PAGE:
If you’ve had any experience in the world of perfumes, you’ve probably encountered the words “perfume” and “eau de toilette” on more than one occasion, both referring to what seems to be the same thing.
But is there a difference between the two? And if so, what is it?
The difference between “eau de toilette” and “perfume” is slight. The word “eau de toilette” refers to a specific concentration of a fragrance. The word “perfume”, on the other hand, describes both all varieties of perfume, including eau de toilette, and a specific concentration called “pure perfume”.
Want to know more? Let’s take a closer look at the similarities and differences between “eau de toilette” and “perfume”.
What Is an Eau de Toilette?
First thing’s first, let’s break down the most mystifying word of the too: “eau de toilette”.
This is a French word which translates to “toilet water”, though not in the way that you might think. Instead, “toilet” in this sense refers to someone’s dressing and grooming routine.
You can imagine that back in the days when this kind of fragrance was introduced in the 19th century, a lady’s morning routine was a bit more involved (or was it?) than it is today. I’ve done a full write-up about eaux de toilette here, so feel free to check it out for more details.
But what is it, really? Essentially, an eau de toilette is one “concentration” of perfume.
I’ve written about concentration a number of times, but I’ll reiterate what I’ve written before here. The “concentration” of a fragrance refers to the proportion of perfume oil – basically, what the fragrance smells like – to its solvent – the medium that helps the perfume oil be worn as perfume – which is usually alcohol. The higher the percentage of perfume oil to alcohol in the perfume, the higher the concentration.
The highest percentage that a perfume is dosed at is usually about 40%, while the lowest can be as little as 1%. But what is the dosage of an eau de toilette?
On the spectrum of concentrations ranging from 1-40%, eau de toilette, which is by far the most popular and common of all concentrations, lies between 5-15%.
It’s the third up on the totem pole, above eau de Cologne and eau fraîche. It’s not exactly weak, and in fact many eaux de toilette are quite strong. However, it’s not the strongest by any means, and there are a number of eaux de toilette which are more akin to an eau de Cologne than to an eau de parfum.
What Is a Perfume?
Well, if you’re reading this article, you can probably partially answer that question yourself.
The word “perfume” has two principal meanings. One is, of course the most obvious meaning, which is that “perfume” refers to all scented products which are meant to be applied on the skin and aren’t a spray deodorant. It can encompass anything and everything from an eau de Cologne, to an eau de toilette, to a body spray, and even attars and perfume oils.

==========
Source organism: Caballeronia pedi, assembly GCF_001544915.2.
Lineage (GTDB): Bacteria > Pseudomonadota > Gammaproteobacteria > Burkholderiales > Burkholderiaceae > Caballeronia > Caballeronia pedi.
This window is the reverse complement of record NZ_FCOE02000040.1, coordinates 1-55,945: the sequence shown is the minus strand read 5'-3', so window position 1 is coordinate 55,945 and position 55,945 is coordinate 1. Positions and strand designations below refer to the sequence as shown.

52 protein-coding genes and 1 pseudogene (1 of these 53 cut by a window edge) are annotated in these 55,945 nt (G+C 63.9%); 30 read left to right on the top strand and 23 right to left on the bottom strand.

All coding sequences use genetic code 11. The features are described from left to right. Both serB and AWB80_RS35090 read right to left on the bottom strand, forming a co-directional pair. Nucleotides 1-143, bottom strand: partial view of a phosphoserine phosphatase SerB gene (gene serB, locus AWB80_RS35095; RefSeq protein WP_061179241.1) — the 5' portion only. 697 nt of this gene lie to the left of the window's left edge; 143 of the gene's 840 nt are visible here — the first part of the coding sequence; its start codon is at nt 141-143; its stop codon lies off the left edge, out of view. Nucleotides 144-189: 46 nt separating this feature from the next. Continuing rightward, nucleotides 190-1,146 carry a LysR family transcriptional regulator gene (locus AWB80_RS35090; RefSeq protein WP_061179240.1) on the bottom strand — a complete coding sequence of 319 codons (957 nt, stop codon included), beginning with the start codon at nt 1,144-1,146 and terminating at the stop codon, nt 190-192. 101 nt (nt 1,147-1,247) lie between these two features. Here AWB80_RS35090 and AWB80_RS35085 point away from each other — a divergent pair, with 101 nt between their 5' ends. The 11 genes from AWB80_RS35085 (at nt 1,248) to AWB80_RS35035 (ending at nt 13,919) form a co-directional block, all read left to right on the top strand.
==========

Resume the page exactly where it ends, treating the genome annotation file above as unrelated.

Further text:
So long as its made up of perfume oils in some kind of solvent, whether it be alcohol, oil, or water, you can pretty much call it a perfume.
However, there is a second meaning to the word “perfume” which can be used in certain situations.
That is when you speak about the highest concentration of perfume, which is known in French as an “extrait de parfum” or “parfum”. If you translate directly, that would be “extract of perfume”, or simply “perfume”.
This concentration, which ranges between 20-40%, is the densest and most highly concentrated of all, giving you a strong and long lasting olfactory experience.
For some who aren’t necessarily as savvy with their French as others, this perfume is often referred to as “pure perfume”, instead of “perfume”, to prevent confusion.
The Difference Between Eau de Toilette and Perfume
So, now that we know what an eau de toilette and a perfume is, let’s break down the differences between the two.
“Perfume” can be either a word that refers to all styles of fragrances meant to be applied on skin, or to a very specific concentration of perfume – namely “extrait de parfum” or “pure perfume”.
Eau de toilette, on the other hand, refers only to a specific concentration of perfume, without a doubt the most common and popular concentration in designer perfumery, which ranges from 5-15%. The word “eau de toilette” doesn’t have nearly the same kind of general application as the word “perfume”.
The Final Word
As I well know, the world of perfume can be confusing and overwhelming for newbies. But don’t worry – if you’re new to perfume, I’ve got you covered, helping you to see that there’s really not all that much to fret about after all.
And that is the case here with the difference between eau de toilette and perfume.
There is only a small difference between “eau de toilette” and “perfume”. “Perfume” can be used to describe all kinds of perfume, or to talk about a specific concentration of perfume. “Eau de toilette”, however, only refers to one perfume concentration in particular, which is dosed at 5-15%.